The 1974–75 seasons saw a continuation of the south-north shift of German ice hockey, with the financially strong northern clubs recruiting a large number of players from the southern ones. Consequently, spectator numbers for the Bavarian clubs like Riessersee, Bad Tölz and Füssen went down, making it even more difficult to retain their young players. In the north, another championship was won by the well-supported DEG, with Berlin coming second. At the bottom end, Kaufbeuren was replaced by Rosenheim for the next season.[20]

The league modus unchanged in 1975–76, the Berliner SC won its second post-war title in convincing fashion while, at the bottom, the last three clubs finished on equal points and the goals for-against had to decide who would finish on the tenth and last place and be relegated. It was to be the EC Bad Tölz, thereby disappearing from the Bundesliga for good, replaced by the Augsburger EV.[21]

From 1976 onwards, the first golden era of the Kölner EC began with the club taking out titles in 1976–77 and 1978–79. The team from Cologne was generally the first to be seen as bought together rather than having grown. The success of the club was brought about by the club's chairman, Jochem Erlemann, an investment banker. Unknown to club and players, Erlemann invested other people's money into the club, without their approval and eventually would serve eight years in jail for it. On the ice the league modus had been slightly altered again. After the 36 games of the regular round a championship- and relegation round was added. The top six played for the championship while the bottom four played against relegation, in another home-and-away series within each group. In the end, new club AEV was relegated from the league again, under unfortunate circumstances on the last day of the season, while a club joined the league that had never played at top level before, the EC Deilinghofen.[22]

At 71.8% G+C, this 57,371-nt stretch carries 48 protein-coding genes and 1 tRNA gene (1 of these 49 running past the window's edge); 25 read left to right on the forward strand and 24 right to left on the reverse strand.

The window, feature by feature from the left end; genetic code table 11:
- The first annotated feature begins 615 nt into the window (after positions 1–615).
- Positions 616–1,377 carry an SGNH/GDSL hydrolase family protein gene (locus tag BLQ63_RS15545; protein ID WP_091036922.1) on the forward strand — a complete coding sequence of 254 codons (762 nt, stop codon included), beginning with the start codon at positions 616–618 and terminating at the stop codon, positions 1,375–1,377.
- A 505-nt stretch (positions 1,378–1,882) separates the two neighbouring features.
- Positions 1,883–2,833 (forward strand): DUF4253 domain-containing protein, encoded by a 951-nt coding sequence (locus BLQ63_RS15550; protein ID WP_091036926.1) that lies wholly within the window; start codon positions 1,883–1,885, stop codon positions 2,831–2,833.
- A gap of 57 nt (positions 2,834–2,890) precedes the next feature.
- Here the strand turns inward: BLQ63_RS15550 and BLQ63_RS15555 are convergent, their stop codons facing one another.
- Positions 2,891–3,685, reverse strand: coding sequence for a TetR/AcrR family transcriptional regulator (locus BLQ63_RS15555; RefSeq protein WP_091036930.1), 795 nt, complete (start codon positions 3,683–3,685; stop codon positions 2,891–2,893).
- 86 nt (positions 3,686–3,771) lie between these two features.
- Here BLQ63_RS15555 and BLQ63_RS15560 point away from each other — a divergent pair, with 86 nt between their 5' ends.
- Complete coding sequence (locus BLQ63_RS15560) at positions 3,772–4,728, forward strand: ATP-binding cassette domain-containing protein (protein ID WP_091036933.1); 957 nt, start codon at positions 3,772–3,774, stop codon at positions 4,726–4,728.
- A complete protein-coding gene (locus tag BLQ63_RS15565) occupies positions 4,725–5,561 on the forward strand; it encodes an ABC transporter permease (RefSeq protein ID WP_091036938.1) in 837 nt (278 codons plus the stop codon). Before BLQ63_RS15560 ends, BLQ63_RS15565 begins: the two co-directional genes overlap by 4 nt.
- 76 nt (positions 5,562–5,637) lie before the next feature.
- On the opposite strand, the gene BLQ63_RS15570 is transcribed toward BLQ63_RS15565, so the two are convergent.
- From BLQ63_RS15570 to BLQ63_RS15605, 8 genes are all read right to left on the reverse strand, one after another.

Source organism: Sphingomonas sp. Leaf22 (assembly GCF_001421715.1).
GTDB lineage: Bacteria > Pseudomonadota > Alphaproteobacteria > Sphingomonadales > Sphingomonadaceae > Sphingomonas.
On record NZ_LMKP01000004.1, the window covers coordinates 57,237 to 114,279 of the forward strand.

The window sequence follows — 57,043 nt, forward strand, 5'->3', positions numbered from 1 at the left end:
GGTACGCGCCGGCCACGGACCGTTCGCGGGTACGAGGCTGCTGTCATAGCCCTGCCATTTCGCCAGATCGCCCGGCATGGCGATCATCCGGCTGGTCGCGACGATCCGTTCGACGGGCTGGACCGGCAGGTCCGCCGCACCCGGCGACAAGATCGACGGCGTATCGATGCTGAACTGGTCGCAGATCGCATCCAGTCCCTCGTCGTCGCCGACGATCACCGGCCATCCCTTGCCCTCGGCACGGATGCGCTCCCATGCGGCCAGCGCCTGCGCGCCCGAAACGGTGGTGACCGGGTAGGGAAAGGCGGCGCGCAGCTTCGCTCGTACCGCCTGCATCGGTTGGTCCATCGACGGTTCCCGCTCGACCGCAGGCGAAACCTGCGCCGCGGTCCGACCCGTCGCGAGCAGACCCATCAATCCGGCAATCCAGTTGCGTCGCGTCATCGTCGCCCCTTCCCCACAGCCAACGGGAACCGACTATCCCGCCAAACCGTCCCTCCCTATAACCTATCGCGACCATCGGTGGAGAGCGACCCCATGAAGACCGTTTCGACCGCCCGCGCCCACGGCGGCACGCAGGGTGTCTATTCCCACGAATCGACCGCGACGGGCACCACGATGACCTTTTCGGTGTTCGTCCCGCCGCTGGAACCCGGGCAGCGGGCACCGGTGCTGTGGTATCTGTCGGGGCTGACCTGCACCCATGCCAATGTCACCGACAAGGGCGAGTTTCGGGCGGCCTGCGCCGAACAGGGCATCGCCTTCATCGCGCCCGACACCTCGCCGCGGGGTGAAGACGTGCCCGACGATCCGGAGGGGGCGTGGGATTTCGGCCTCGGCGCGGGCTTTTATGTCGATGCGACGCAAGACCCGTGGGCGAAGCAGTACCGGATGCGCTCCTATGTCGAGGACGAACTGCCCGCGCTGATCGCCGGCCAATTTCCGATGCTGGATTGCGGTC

The SC Riessersee, often branded as a rough team, won its first championship since 1960 in the 1977–78 season, one point ahead of Berliner SC after 46 games in a for once unchanged modus. At the bottom of the league, Deilinghofen, who had only been promoted after 2nd Bundesliga champions ESV Kaufbeuren declined for financial reasons, was hopelessly outclassed and thirteen points behind the saving ninth place.[23]